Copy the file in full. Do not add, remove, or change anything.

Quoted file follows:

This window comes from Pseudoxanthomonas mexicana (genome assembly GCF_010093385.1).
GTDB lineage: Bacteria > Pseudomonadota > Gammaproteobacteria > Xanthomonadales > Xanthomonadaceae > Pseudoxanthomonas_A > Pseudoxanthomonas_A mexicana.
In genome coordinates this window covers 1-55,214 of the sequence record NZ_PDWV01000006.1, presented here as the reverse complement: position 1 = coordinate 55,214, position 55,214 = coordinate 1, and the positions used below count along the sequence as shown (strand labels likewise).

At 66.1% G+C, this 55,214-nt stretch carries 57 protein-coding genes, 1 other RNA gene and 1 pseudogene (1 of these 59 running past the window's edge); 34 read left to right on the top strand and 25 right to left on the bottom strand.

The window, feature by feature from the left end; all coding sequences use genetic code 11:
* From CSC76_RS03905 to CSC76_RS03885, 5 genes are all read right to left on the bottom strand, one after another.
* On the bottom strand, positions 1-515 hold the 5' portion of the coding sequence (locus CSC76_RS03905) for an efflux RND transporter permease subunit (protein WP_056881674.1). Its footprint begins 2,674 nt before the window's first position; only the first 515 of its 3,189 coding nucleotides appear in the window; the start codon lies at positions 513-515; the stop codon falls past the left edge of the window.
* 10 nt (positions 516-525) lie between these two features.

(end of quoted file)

This window comes from Pseudoxanthomonas mexicana (genome assembly GCF_010093385.1).
GTDB lineage: Bacteria > Pseudomonadota > Gammaproteobacteria > Xanthomonadales > Xanthomonadaceae > Pseudoxanthomonas_A > Pseudoxanthomonas_A mexicana.
In genome coordinates this window covers 1-55,214 of the sequence record NZ_PDWV01000006.1, presented here as the reverse complement: position 1 = coordinate 55,214, position 55,214 = coordinate 1, and the positions used below count along the sequence as shown (strand labels likewise).

At 66.1% G+C, this 55,214-nt stretch carries 57 protein-coding genes, 1 other RNA gene and 1 pseudogene (1 of these 59 running past the window's edge); 34 read left to right on the top strand and 25 right to left on the bottom strand.

The window, feature by feature from the left end; all coding sequences use genetic code 11:
* From CSC76_RS03905 to CSC76_RS03885, 5 genes are all read right to left on the bottom strand, one after another.
* On the bottom strand, positions 1-515 hold the 5' portion of the coding sequence (locus CSC76_RS03905) for an efflux RND transporter permease subunit (protein WP_056881674.1). Its footprint begins 2,674 nt before the window's first position; only the first 515 of its 3,189 coding nucleotides appear in the window; the start codon lies at positions 513-515; the stop codon falls past the left edge of the window.
* 10 nt (positions 516-525) lie between these two features.